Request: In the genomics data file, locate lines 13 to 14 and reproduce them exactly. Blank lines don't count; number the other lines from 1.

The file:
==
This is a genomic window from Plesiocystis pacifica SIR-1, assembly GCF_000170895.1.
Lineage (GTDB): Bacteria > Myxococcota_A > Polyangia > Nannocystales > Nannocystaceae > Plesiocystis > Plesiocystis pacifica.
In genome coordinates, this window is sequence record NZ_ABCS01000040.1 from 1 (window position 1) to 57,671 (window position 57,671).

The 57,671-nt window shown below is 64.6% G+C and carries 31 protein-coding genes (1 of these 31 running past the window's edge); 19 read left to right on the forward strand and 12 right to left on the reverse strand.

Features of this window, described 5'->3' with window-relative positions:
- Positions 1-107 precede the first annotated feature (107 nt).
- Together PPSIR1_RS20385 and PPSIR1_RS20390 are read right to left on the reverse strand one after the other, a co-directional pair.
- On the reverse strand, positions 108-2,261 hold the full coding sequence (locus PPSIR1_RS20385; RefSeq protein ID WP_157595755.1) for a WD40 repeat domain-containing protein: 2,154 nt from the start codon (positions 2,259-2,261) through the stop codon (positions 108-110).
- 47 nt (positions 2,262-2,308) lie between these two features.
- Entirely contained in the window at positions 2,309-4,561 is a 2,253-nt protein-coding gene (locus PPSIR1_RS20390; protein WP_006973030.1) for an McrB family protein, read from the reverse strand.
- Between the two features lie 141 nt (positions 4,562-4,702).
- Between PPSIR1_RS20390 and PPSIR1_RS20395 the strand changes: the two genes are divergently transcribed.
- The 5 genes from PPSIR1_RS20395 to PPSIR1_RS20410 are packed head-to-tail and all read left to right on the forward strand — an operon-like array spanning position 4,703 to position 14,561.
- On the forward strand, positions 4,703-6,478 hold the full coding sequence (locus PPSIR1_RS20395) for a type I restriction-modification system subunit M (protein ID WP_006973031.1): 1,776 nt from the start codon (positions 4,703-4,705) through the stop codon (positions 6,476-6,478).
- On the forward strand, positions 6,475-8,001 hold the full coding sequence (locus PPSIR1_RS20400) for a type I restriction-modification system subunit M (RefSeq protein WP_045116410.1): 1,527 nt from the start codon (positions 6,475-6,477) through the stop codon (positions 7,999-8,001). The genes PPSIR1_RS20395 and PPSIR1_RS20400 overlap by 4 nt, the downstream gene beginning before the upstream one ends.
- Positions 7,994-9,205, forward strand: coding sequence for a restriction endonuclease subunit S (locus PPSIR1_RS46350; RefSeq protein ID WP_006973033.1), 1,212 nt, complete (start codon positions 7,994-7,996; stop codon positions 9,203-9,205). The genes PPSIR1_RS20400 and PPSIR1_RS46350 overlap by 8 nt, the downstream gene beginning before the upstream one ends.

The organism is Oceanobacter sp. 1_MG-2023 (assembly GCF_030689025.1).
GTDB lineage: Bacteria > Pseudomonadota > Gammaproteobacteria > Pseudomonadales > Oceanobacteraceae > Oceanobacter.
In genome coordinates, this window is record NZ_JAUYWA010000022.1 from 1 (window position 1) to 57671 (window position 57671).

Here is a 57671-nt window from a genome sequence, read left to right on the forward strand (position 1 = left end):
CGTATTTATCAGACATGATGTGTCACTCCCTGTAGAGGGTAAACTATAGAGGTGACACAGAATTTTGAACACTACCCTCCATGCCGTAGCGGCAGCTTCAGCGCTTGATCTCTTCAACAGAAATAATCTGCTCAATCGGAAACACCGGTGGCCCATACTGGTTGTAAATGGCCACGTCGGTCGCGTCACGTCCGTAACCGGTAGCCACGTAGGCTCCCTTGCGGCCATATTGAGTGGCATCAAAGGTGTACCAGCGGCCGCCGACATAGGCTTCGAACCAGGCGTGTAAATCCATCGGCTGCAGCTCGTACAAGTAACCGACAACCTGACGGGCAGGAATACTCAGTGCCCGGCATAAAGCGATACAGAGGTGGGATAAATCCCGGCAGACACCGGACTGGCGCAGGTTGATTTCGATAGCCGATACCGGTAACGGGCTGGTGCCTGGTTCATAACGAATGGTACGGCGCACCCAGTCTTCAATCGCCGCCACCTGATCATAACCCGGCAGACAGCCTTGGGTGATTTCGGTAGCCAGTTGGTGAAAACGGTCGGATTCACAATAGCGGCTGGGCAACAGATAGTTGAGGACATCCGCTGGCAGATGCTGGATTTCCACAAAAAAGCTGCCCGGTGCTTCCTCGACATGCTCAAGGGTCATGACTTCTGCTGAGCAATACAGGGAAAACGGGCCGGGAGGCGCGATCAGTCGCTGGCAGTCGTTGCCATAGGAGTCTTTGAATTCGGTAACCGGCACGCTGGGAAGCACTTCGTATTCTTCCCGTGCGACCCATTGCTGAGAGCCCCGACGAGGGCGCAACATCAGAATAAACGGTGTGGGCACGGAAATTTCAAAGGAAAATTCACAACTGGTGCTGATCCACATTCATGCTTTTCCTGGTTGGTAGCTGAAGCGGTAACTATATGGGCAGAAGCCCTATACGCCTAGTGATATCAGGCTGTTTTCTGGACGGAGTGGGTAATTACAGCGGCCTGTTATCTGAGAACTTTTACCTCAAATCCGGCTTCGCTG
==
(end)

- The 5 genes from PPSIR1_RS20395 to PPSIR1_RS20410 are packed head-to-tail and all read left to right on the forward strand — an operon-like array spanning position 4,703 to position 14,561.
- On the forward strand, positions 4,703-6,478 hold the full coding sequence (locus PPSIR1_RS20395) for a type I restriction-modification system subunit M (protein ID WP_006973031.1): 1,776 nt from the start codon (positions 4,703-4,705) through the stop codon (positions 6,476-6,478).